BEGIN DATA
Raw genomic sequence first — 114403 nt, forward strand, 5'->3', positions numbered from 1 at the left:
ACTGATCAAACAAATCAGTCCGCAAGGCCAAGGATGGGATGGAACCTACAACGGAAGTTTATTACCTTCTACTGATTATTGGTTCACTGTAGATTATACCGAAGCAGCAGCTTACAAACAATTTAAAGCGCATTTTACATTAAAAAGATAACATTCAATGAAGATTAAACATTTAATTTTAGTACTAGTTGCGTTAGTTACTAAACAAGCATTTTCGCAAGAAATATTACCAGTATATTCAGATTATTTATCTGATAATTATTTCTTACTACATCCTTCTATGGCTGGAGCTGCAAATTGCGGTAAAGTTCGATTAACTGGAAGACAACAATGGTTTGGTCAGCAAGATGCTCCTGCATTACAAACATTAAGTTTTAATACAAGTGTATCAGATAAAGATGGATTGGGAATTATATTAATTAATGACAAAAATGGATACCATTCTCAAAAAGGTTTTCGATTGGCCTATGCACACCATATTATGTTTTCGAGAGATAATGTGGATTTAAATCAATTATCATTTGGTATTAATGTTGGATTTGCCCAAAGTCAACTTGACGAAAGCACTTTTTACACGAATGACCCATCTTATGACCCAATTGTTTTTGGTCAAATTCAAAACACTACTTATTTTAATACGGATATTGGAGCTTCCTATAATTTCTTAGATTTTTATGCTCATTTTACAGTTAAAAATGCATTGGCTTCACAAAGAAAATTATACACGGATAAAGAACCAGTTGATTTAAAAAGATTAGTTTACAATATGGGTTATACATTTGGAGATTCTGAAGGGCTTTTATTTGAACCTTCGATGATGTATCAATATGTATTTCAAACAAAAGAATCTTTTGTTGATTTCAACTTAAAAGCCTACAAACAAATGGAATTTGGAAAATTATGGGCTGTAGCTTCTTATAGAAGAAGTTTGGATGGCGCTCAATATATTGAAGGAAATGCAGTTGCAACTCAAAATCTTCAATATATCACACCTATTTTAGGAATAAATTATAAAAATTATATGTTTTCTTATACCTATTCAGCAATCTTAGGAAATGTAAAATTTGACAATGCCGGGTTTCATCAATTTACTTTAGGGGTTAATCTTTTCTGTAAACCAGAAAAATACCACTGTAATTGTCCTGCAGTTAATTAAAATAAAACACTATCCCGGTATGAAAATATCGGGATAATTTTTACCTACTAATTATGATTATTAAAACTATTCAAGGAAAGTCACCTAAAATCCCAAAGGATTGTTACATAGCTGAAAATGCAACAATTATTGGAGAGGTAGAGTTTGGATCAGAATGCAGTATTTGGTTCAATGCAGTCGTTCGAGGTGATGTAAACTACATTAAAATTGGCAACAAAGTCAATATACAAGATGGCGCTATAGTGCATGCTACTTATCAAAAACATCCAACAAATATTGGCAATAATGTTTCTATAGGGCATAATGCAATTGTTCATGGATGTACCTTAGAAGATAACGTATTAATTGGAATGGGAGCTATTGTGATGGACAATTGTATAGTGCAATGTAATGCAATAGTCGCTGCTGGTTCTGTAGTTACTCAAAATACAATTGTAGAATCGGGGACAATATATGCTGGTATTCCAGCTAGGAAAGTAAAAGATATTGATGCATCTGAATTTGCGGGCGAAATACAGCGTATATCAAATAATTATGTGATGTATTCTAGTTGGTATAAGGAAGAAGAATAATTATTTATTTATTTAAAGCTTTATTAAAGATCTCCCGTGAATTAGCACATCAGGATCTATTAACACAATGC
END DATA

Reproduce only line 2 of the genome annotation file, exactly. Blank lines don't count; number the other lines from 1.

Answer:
ACTGATCAAACAAATCAGTCCGCAAGGCCAAGGATGGGATGGAACCTACAACGGAAGTTTATTACCTTCTACTGATTATTGGTTCACTGTAGATTATACCGAAGCAGCAGCTTACAAACAATTTAAAGCGCATTTTACATTAAAAAGATAACATTCAATGAAGATTAAACATTTAATTTTAGTACTAGTTGCGTTAGTTACTAAACAAGCATTTTCGCAAGAAATATTACCAGTATATTCAGATTATTTATCTGATAATTATTTCTTACTACATCCTTCTATGGCTGGAGCTGCAAATTGCGGTAAAGTTCGATTAACTGGAAGACAACAATGGTTTGGTCAGCAAGATGCTCCTGCATTACAAACATTAAGTTTTAATACAAGTGTATCAGATAAAGATGGATTGGGAATTATATTAATTAATGACAAAAATGGATACCATTCTCAAAAAGGTTTTCGATTGGCCTATGCACACCATATTATGTTTTCGAGAGATAATGTGGATTTAAATCAATTATCATTTGGTATTAATGTTGGATTTGCCCAAAGTCAACTTGACGAAAGCACTTTTTACACGAATGACCCATCTTATGACCCAATTGTTTTTGGTCAAATTCAAAACACTACTTATTTTAATACGGATATTGGAGCTTCCTATAATTTCTTAGATTTTTATGCTCATTTTACAGTTAAAAATGCATTGGCTTCACAAAGAAAATTATACACGGATAAAGAACCAGTTGATTTAAAAAGATTAGTTTACAATATGGGTTATACATTTGGAGATTCTGAAGGGCTTTTATTTGAACCTTCGATGATGTATCAATATGTATTTCAAACAAAAGAATCTTTTGTTGATTTCAACTTAAAAGCCTACAAACAAATGGAATTTGGAAAATTATGGGCTGTAGCTTCTTATAGAAGAAGTTTGGATGGCGCTCAATATATTGAAGGAAATGCAGTTGCAACTCAAAATCTTCAATATATCACACCTATTTTAGGAATAAATTATAAAAATTATATGTTTTCTTATACCTATTCAGCAATCTTAGGAAATGTAAAATTTGACAATGCCGGGTTTCATCAATTTACTTTAGGGGTTAATCTTTTCTGTAAACCAGAAAAATACCACTGTAATTGTCCTGCAGTTAATTAAAATAAAACACTATCCCGGTATGAAAATATCGGGATAATTTTTACCTACTAATTATGATTATTAAAACTATTCAAGGAAAGTCACCTAAAATCCCAAAGGATTGTTACATAGCTGAAAATGCAACAATTATTGGAGAGGTAGAGTTTGGATCAGAATGCAGTATTTGGTTCAATGCAGTCGTTCGAGGTGATGTAAACTACATTAAAATTGGCAACAAAGTCAATATACAAGATGGCGCTATAGTGCATGCTACTTATCAAAAACATCCAACAAATATTGGCAATAATGTTTCTATAGGGCATAATGCAATTGTTCATGGATGTACCTTAGAAGATAACGTATTAATTGGAATGGGAGCTATTGTGATGGACAATTGTATAGTGCAATGTAATGCAATAGTCGCTGCTGGTTCTGTAGTTACTCAAAATACAATTGTAGAATCGGGGACAATATATGCTGGTATTCCAGCTAGGAAAGTAAAAGATATTGATGCATCTGAATTTGCGGGCGAAATACAGCGTATATCAAATAATTATGTGATGTATTCTAGTTGGTATAAGGAAGAAGAATAATTATTTATTTATTTAAAGCTTTATTAAAGATCTCCCGTGAATTAGCACATCAGGATCTATTAACACAATGC